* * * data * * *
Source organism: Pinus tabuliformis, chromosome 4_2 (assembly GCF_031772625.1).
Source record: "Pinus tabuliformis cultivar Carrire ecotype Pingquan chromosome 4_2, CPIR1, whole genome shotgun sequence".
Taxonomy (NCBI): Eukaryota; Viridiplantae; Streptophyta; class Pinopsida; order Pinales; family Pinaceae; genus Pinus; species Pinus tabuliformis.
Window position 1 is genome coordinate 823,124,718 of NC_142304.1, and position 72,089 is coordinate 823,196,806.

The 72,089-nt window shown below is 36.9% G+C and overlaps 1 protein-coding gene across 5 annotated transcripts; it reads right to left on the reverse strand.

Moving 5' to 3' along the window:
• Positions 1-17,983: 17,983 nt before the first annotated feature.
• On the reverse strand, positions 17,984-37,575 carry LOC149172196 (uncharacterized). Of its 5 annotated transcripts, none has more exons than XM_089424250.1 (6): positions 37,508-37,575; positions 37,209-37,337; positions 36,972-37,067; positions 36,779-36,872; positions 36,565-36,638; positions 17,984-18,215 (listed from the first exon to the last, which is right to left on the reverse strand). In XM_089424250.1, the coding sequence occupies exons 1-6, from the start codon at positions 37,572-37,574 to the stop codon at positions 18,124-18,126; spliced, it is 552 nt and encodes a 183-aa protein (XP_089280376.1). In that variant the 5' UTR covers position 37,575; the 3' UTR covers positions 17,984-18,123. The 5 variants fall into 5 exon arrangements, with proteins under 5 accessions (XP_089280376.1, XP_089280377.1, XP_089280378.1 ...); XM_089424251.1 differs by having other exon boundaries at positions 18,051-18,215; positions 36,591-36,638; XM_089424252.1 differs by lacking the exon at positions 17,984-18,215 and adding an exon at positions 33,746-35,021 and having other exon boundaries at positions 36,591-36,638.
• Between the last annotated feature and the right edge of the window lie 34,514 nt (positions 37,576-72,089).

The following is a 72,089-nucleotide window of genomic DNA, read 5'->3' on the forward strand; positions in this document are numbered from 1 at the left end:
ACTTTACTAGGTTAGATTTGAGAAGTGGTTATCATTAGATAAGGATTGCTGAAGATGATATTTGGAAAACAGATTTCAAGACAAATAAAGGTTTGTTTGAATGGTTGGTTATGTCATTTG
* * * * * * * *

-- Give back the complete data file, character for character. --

Source organism: Pinus tabuliformis, chromosome 4_2 (assembly GCF_031772625.1).
Source record: "Pinus tabuliformis cultivar Carrire ecotype Pingquan chromosome 4_2, CPIR1, whole genome shotgun sequence".
Taxonomy (NCBI): Eukaryota; Viridiplantae; Streptophyta; class Pinopsida; order Pinales; family Pinaceae; genus Pinus; species Pinus tabuliformis.
Window position 1 is genome coordinate 823,124,718 of NC_142304.1, and position 72,089 is coordinate 823,196,806.

The 72,089-nt window shown below is 36.9% G+C and overlaps 1 protein-coding gene across 5 annotated transcripts; it reads right to left on the reverse strand.

Moving 5' to 3' along the window:
• Positions 1-17,983: 17,983 nt before the first annotated feature.
• On the reverse strand, positions 17,984-37,575 carry LOC149172196 (uncharacterized). Of its 5 annotated transcripts, none has more exons than XM_089424250.1 (6): positions 37,508-37,575; positions 37,209-37,337; positions 36,972-37,067; positions 36,779-36,872; positions 36,565-36,638; positions 17,984-18,215 (listed from the first exon to the last, which is right to left on the reverse strand). In XM_089424250.1, the coding sequence occupies exons 1-6, from the start codon at positions 37,572-37,574 to the stop codon at positions 18,124-18,126; spliced, it is 552 nt and encodes a 183-aa protein (XP_089280376.1). In that variant the 5' UTR covers position 37,575; the 3' UTR covers positions 17,984-18,123. The 5 variants fall into 5 exon arrangements, with proteins under 5 accessions (XP_089280376.1, XP_089280377.1, XP_089280378.1 ...); XM_089424251.1 differs by having other exon boundaries at positions 18,051-18,215; positions 36,591-36,638; XM_089424252.1 differs by lacking the exon at positions 17,984-18,215 and adding an exon at positions 33,746-35,021 and having other exon boundaries at positions 36,591-36,638.
• Between the last annotated feature and the right edge of the window lie 34,514 nt (positions 37,576-72,089).

The following is a 72,089-nucleotide window of genomic DNA, read 5'->3' on the forward strand; positions in this document are numbered from 1 at the left end:
ACTTTACTAGGTTAGATTTGAGAAGTGGTTATCATTAGATAAGGATTGCTGAAGATGATATTTGGAAAACAGATTTCAAGACAAATAAAGGTTTGTTTGAATGGTTGGTTATGTCATTTG